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Will a vaccine actually solve the problem?

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There have been an increasing number of cases around the world of people being reinfected with covid, I even know of 2 myself personally. It seems generally accepted that once you've had it, you have antibodies in your system for about 3 months.

So given that vaccines essentially work the same as contracting the disease (body is introduced to the pathogen, learns to recognize it and produce antibodies, etc), why would our immunity derived from a vaccine last any longer than our immunity after contracting the disease? Are we going to be expected to be vaccinated every 3 months to maintain immunity?

I don't claim to be an expert in this, so maybe I'm missing something.

Tweety, BSN, RN

Specializes in Med-Surg, Trauma, Ortho, Neuro, Cardiac. Has 29 years experience.

The current vaccine is that you get vaccinated twice once and with a booster in two months.  So it might last longer than three months.  Where this leads is anyone's guess...does it last long?  Do we need it every year?  What about the 10% it doesn't work for.  10% of billions of people is a lot of people.  The verdict is still out. 

It's such a mysterious disease.  I do think the good news is the overwhelming majority of people that recover from covid don't get reinfected.   It's complicated though.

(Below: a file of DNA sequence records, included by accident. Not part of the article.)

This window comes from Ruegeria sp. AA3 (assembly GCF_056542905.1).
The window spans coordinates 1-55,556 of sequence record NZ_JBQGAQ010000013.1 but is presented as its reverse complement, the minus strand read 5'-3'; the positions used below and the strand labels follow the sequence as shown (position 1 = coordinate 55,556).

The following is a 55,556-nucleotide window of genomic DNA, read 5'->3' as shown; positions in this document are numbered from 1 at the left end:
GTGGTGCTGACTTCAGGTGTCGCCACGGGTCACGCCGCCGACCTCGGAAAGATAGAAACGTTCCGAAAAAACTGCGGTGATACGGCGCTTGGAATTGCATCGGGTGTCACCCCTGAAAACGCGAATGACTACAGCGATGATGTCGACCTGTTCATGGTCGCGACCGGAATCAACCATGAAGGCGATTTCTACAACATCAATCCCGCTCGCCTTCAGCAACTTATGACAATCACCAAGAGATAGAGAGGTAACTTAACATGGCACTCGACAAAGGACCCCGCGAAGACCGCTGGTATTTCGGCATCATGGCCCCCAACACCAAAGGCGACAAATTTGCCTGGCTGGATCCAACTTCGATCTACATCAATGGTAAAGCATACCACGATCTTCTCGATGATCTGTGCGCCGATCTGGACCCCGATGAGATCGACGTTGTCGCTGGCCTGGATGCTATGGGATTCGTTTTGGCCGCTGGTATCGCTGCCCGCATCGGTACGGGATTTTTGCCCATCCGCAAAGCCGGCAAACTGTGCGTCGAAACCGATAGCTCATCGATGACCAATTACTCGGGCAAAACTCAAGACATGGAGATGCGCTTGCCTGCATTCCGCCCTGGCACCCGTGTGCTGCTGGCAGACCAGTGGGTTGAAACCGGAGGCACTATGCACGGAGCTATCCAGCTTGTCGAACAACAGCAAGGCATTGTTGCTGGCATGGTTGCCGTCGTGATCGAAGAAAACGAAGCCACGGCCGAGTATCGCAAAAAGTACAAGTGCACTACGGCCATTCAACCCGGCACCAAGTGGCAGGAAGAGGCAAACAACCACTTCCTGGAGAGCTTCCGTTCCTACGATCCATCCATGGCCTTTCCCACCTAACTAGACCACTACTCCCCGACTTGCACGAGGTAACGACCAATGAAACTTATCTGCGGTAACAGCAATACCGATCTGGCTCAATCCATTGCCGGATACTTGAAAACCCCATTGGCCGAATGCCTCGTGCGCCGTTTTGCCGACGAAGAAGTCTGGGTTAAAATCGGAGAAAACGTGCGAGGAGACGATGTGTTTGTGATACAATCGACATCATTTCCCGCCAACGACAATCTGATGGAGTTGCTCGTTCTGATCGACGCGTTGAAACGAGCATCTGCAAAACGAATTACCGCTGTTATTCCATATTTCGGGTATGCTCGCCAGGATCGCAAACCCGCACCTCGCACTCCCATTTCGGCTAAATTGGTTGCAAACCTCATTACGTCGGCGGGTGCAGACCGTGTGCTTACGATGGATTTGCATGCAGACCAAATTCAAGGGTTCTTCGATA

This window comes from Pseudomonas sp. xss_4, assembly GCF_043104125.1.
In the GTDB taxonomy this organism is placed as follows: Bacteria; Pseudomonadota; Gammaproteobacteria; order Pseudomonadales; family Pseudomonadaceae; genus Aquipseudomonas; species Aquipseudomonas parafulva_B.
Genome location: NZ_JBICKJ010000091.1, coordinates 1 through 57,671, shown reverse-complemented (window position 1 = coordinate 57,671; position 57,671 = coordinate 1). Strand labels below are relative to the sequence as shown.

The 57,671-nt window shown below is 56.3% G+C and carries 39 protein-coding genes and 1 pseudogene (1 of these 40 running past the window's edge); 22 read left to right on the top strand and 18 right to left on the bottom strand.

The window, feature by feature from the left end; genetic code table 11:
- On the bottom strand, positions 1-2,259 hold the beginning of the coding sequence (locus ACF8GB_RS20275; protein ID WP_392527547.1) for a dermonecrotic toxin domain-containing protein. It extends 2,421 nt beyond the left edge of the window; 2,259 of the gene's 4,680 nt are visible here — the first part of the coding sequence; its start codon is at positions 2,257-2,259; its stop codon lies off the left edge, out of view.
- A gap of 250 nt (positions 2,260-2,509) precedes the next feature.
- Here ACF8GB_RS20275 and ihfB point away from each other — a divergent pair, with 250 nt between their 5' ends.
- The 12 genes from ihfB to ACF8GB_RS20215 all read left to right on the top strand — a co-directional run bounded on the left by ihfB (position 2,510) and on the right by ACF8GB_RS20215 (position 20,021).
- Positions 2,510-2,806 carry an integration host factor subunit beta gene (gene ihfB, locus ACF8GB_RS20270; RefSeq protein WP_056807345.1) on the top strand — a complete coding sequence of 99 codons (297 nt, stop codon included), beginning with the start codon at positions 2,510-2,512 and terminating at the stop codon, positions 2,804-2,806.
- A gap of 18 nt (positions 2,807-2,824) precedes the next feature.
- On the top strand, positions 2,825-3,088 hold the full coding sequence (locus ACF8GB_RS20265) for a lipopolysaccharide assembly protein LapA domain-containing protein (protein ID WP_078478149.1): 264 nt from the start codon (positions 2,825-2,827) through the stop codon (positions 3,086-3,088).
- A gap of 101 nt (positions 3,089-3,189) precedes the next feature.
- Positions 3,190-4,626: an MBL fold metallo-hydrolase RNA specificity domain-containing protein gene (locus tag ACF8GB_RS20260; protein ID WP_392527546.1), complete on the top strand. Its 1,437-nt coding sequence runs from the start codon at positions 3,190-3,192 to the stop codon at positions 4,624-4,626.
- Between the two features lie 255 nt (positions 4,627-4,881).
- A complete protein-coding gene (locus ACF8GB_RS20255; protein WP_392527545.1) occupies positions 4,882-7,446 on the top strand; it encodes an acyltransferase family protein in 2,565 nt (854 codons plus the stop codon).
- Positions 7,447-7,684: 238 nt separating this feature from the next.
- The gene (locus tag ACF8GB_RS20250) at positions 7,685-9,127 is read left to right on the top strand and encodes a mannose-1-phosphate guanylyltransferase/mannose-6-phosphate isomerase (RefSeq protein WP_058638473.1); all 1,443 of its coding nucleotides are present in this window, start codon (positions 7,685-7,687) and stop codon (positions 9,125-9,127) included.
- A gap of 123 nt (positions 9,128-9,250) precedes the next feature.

Ugh....

I know here in Florida the governor has prioritized Covid health care workers as the first to get it and I've heard more than say "I'm not getting it, I won't be a guinea pig".  

Another ugh.....

Edited by Tweety

hppygr8ful, ASN, RN, EMT-I

Specializes in Psych, Addictions, SOL (Student of Life). Has 19 years experience.

Another issue is the astonding ability that this virus has to mutate itself. I read yesterday that the Mink farmers in the Netherlands will be required to euthanize their entire stock of breeding animals as several have tested positive for this virus. It has also been found in horses, pigs, cattle and dogs. The impact on the global food supply could be disasterous. Lucky for me my folks taught me how to grow and preserve lots of food. I will put up several dozen pint's of vegetables in the fall of next year as I have expanded my garden by another 100 square feet. But I also freeze and dehydrate some items. I have yet to try canning meat as it must be done according to certain standards to prevent baterial contamination. 

I would really rather not have the vaccine but am likely to be mandated to keep my job. 

Hppy

macawake, MSN

Has 13 years experience.

3 hours ago, hppygr8ful said:

Another issue is the astonding ability that this virus has to mutate itself.

I’m not sure why you say that SARS-CoV-2 has an astounding ability to mutate? It’s really not that fast and as far as I know we haven’t seen (m)any significant changes in its genome so far? I think that the most commonly mentioned is the D614G mutation but I don’t think it has had a large impact on the virus’ characteristics? 
 

7 hours ago, SansNom said:

There have been an increasing number of cases around the world of people being reinfected with covid, I even know of 2 myself personally. 

Confirmed Covid-19 reinfections are very rare. (Confirmed: Positive PCR —> clinical recovery + negative PCR —> another positive PCR more than 28 days after the initial positive test * OR * positive PCR —> a new positive PCR with non-identical genome.